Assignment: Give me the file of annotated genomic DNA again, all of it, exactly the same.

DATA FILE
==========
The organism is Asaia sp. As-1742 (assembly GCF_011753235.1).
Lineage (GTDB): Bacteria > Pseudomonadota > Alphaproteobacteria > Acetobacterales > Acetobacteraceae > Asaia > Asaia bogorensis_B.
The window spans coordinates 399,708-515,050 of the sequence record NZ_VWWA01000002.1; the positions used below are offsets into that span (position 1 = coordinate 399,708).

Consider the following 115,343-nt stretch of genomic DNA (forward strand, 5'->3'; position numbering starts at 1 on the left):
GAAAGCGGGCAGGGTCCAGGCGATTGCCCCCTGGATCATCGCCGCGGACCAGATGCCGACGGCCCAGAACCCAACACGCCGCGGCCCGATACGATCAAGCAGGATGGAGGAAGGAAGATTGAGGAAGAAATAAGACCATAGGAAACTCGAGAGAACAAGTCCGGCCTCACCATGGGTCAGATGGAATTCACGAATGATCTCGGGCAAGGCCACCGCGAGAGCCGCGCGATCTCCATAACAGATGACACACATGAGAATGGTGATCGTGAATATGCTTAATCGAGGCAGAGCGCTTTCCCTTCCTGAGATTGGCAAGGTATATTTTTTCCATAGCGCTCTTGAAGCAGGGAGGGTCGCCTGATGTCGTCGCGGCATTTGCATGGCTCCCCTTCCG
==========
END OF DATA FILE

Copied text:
The organism is Asaia sp. As-1742 (assembly GCF_011753235.1).
Lineage (GTDB): Bacteria > Pseudomonadota > Alphaproteobacteria > Acetobacterales > Acetobacteraceae > Asaia > Asaia bogorensis_B.
The window spans coordinates 399,708-515,050 of the sequence record NZ_VWWA01000002.1; the positions used below are offsets into that span (position 1 = coordinate 399,708).

Consider the following 115,343-nt stretch of genomic DNA (forward strand, 5'->3'; position numbering starts at 1 on the left):
GAAAGCGGGCAGGGTCCAGGCGATTGCCCCCTGGATCATCGCCGCGGACCAGATGCCGACGGCCCAGAACCCAACACGCCGCGGCCCGATACGATCAAGCAGGATGGAGGAAGGAAGATTGAGGAAGAAATAAGACCATAGGAAACTCGAGAGAACAAGTCCGGCCTCACCATGGGTCAGATGGAATTCACGAATGATCTCGGGCAAGGCCACCGCGAGAGCCGCGCGATCTCCATAACAGATGACACACATGAGAATGGTGATCGTGAATATGCTTAATCGAGGCAGAGCGCTTTCCCTTCCTGAGATTGGCAAGGTATATTTTTTCCATAGCGCTCTTGAAGCAGGGAGGGTCGCCTGATGTCGTCGCGGCATTTGCATGGCTCCCCTTCCG